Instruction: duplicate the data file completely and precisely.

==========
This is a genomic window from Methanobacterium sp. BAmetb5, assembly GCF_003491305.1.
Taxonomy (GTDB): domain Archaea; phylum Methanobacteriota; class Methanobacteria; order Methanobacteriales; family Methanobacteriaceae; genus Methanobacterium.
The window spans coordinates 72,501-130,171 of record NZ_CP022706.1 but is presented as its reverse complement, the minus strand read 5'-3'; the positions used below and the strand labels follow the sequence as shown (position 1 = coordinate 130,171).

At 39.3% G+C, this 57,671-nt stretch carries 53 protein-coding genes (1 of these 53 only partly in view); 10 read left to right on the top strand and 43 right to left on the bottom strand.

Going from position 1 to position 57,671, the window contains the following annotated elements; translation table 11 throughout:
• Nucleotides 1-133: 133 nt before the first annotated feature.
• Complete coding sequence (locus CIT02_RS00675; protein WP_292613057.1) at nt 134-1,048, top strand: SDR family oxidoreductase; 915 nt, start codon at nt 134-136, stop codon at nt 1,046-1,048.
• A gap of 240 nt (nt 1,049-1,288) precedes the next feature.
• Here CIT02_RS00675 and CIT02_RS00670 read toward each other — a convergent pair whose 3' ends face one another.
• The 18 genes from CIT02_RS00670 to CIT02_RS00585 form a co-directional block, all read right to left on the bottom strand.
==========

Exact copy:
This is a genomic window from Methanobacterium sp. BAmetb5, assembly GCF_003491305.1.
Taxonomy (GTDB): domain Archaea; phylum Methanobacteriota; class Methanobacteria; order Methanobacteriales; family Methanobacteriaceae; genus Methanobacterium.
The window spans coordinates 72,501-130,171 of record NZ_CP022706.1 but is presented as its reverse complement, the minus strand read 5'-3'; the positions used below and the strand labels follow the sequence as shown (position 1 = coordinate 130,171).

At 39.3% G+C, this 57,671-nt stretch carries 53 protein-coding genes (1 of these 53 only partly in view); 10 read left to right on the top strand and 43 right to left on the bottom strand.

Going from position 1 to position 57,671, the window contains the following annotated elements; translation table 11 throughout:
• Nucleotides 1-133: 133 nt before the first annotated feature.
• Complete coding sequence (locus CIT02_RS00675; protein WP_292613057.1) at nt 134-1,048, top strand: SDR family oxidoreductase; 915 nt, start codon at nt 134-136, stop codon at nt 1,046-1,048.
• A gap of 240 nt (nt 1,049-1,288) precedes the next feature.
• Here CIT02_RS00675 and CIT02_RS00670 read toward each other — a convergent pair whose 3' ends face one another.
• The 18 genes from CIT02_RS00670 to CIT02_RS00585 form a co-directional block, all read right to left on the bottom strand.